There’s so much more than lying candidates and broken phones.  So much more beauty, so much more sadness, so much more loss, so much more poetry, art, music, dance, song. So much more in the fabric of what we each call a life.rose bush

Today I will judge nothing that occurs.

I hear the birds outside, the sky is grey but that just makes all the colors of spring pop.  The roses outside my office window are blooming like never before, bursting with soft rose petal orange and pink.  We planted that rose bush for our cat Lu almost ten years ago.  I feel my heart beating, ba-boom ba-boom ba-boom in my chest, my breath is soft, I feel spring turning into summer, I feel myself, I feel my heart. I feel.

 

Roses closeup

 

The Silence of Diamonds

 

IMG_1184The silence of dead is deafening.
Flaws painted after flaws.
Scenes of shadow and light,
oil liquids, shimmering echoes
in a museum hall.
The silence of true perfection.
It is the ones
who dive from rooftops
and trees
and hills
and skies
who tell the same story
over and again
hoping one day
for audience.
I have seen into the core
of those I’ve loved.
Black coal pressed into white
then clear into light.
The silence of diamonds.

 

reprinted from as simple as that

Born From Heaviness

ripple lake
A vision presents one morning.
Pebbles thrown, skipping over the water,
ripples pushing out from the shore.
I walk forward, my feet sinking into the silt.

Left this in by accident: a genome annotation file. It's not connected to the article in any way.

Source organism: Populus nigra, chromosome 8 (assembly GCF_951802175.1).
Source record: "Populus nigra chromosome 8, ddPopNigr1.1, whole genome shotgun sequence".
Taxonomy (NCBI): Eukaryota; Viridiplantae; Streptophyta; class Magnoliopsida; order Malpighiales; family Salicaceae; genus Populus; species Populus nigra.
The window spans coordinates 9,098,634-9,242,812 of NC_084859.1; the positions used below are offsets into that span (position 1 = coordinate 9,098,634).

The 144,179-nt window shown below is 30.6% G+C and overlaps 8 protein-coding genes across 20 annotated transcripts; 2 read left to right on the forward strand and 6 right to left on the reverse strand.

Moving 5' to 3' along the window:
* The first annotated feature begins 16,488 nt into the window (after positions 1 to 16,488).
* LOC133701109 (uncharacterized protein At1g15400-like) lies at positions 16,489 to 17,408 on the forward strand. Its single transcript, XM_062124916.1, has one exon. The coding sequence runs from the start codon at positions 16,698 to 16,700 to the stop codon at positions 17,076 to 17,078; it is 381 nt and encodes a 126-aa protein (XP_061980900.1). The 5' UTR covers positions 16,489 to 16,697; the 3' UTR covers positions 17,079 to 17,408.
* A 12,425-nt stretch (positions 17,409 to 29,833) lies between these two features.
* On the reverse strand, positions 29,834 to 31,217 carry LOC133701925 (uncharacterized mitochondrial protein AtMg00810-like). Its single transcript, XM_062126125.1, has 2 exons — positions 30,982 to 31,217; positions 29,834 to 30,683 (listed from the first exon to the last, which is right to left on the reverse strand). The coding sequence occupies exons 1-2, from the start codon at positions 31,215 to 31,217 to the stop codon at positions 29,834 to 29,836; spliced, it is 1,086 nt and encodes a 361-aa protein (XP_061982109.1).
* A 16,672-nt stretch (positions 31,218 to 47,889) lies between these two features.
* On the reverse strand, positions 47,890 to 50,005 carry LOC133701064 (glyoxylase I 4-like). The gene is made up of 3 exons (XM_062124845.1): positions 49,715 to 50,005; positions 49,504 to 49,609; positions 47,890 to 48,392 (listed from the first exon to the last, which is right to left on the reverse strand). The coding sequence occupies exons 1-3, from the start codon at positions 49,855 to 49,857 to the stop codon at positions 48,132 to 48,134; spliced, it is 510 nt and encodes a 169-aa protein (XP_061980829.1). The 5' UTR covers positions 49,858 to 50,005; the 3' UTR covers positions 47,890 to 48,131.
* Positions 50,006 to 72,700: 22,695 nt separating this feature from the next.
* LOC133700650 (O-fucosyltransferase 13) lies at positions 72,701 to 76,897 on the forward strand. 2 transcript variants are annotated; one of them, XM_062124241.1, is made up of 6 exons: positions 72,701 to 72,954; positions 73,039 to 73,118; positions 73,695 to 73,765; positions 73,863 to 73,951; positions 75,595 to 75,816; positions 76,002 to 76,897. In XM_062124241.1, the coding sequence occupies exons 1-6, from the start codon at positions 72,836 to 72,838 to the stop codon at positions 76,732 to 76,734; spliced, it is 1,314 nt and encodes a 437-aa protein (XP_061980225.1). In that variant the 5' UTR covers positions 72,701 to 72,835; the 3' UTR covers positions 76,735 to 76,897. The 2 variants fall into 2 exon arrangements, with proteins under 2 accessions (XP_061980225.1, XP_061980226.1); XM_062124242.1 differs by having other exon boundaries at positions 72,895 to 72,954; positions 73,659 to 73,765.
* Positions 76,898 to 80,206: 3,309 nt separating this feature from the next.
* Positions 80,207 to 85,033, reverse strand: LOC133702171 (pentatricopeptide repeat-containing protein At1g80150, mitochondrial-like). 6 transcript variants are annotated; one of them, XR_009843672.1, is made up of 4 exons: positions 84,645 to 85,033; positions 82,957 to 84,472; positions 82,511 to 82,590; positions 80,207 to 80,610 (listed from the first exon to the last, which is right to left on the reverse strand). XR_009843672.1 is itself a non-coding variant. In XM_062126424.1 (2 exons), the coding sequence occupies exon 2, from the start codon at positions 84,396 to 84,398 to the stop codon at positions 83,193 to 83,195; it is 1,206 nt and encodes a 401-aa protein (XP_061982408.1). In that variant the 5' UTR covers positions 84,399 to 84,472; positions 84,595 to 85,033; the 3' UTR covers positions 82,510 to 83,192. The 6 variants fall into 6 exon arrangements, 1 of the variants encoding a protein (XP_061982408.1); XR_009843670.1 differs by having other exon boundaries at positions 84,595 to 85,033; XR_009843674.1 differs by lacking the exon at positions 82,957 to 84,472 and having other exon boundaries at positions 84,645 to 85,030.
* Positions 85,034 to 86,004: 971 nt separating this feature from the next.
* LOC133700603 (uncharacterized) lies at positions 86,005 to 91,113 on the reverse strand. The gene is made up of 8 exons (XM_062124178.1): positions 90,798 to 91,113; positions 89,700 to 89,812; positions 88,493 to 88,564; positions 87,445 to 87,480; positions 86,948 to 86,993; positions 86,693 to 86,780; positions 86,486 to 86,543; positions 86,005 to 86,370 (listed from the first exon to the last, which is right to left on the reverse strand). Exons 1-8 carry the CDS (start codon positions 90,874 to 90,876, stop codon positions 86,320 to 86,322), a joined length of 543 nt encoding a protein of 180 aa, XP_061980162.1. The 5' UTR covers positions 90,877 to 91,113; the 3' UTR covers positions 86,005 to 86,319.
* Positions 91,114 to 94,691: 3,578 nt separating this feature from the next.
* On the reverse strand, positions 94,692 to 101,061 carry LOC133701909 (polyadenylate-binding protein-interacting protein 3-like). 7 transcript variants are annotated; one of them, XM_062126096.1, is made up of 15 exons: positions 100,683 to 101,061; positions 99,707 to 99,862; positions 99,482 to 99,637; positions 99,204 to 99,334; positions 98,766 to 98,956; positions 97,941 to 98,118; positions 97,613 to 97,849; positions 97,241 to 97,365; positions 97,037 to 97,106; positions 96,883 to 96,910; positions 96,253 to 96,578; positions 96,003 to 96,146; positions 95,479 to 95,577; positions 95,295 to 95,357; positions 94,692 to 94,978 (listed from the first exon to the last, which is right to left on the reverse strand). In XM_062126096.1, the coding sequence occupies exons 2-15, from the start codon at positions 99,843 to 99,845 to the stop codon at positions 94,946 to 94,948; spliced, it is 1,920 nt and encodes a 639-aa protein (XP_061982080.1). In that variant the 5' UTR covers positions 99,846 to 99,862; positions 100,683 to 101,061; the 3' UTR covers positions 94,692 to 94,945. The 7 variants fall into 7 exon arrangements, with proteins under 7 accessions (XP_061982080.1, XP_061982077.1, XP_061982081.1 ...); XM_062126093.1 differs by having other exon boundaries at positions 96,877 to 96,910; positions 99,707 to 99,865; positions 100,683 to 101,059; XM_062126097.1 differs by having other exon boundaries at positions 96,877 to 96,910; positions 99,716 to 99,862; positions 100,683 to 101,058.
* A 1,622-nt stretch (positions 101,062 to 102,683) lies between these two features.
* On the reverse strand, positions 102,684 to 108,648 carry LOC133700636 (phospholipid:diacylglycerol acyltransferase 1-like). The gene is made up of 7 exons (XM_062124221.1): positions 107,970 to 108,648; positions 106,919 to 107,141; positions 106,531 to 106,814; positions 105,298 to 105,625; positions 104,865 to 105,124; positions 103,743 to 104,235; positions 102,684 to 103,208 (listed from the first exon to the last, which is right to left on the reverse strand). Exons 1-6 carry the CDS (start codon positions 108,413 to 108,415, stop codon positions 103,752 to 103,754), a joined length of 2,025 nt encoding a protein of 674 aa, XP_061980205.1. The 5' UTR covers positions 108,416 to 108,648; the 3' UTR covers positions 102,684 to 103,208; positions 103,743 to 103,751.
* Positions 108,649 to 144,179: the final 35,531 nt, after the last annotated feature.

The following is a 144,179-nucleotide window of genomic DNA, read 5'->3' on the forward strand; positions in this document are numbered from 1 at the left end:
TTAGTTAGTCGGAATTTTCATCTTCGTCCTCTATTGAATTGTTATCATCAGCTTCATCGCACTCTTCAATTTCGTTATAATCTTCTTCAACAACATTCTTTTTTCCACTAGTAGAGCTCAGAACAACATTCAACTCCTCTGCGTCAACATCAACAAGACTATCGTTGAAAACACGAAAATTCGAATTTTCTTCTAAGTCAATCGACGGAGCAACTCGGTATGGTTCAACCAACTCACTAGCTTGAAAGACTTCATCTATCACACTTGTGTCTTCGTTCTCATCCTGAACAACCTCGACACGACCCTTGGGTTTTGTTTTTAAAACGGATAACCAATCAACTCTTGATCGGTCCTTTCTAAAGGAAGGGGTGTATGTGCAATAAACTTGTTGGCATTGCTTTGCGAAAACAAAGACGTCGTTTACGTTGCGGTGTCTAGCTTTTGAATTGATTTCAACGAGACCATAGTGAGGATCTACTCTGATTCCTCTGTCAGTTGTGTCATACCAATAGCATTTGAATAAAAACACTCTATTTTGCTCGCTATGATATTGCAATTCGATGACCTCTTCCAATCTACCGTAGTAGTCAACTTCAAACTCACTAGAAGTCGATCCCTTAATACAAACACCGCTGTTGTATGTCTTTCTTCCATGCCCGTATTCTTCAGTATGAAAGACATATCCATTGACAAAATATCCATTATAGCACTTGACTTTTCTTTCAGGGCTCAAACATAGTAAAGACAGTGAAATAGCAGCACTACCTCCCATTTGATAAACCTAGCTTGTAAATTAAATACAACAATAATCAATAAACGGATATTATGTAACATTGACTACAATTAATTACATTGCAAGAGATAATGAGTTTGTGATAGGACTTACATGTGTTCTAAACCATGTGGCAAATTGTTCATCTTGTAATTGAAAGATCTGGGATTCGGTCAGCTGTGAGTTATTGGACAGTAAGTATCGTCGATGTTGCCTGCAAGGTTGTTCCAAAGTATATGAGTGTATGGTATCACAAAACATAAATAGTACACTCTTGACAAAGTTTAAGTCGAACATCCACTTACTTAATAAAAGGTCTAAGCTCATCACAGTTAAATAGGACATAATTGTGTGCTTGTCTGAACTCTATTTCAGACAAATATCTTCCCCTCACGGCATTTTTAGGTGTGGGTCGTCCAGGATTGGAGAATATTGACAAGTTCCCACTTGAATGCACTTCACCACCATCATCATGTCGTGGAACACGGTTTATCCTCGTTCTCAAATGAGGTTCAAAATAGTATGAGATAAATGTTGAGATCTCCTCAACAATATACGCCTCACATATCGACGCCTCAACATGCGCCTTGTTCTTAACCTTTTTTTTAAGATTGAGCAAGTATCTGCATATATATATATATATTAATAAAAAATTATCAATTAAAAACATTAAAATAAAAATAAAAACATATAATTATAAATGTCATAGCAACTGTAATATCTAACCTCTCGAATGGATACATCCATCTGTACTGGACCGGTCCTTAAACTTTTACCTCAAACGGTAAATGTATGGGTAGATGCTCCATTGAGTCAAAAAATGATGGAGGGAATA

New verses, like raindrops, are born from heaviness.
Words I’ve scribbled on napkins and used envelopes,
are the scraps I hold, as offerings.

An apparition floats at the foot of my bed.
I reach for him and watch my hand cut through time.rose petal
I plant a rose bush to remember he was here.
Soft petals float, like feathers, they rest before his alter.
I open the door.
I carry my journal to the earth.
There are days I have carved history onto the page
desperate to understand.

A Love Poem

 

Entry October 12

Grey fog hovers low waiting to meet the sun and diffuse into the day  

The colors are rich and dark in the dull light

I don’t look…I remember

I keep my eyes closed

 

I reach my arm across to his side of our bed

I can still feel the warmth of his sleeping body

I can still hear his heavy rhythmic breaths in and out

I can still smell his perfumed musk…a memory on our white sheets

 

I catch my breath in my chest… I hold it there

And I wait…listening to the morning stir

The crying bird outside our window…Is she searching for her mate?

Feeling the nest emptied?

 

I can’t let go and breathe out…let my day begin without him

Without his arms wrapped around me

Without his whispered good morning on my neck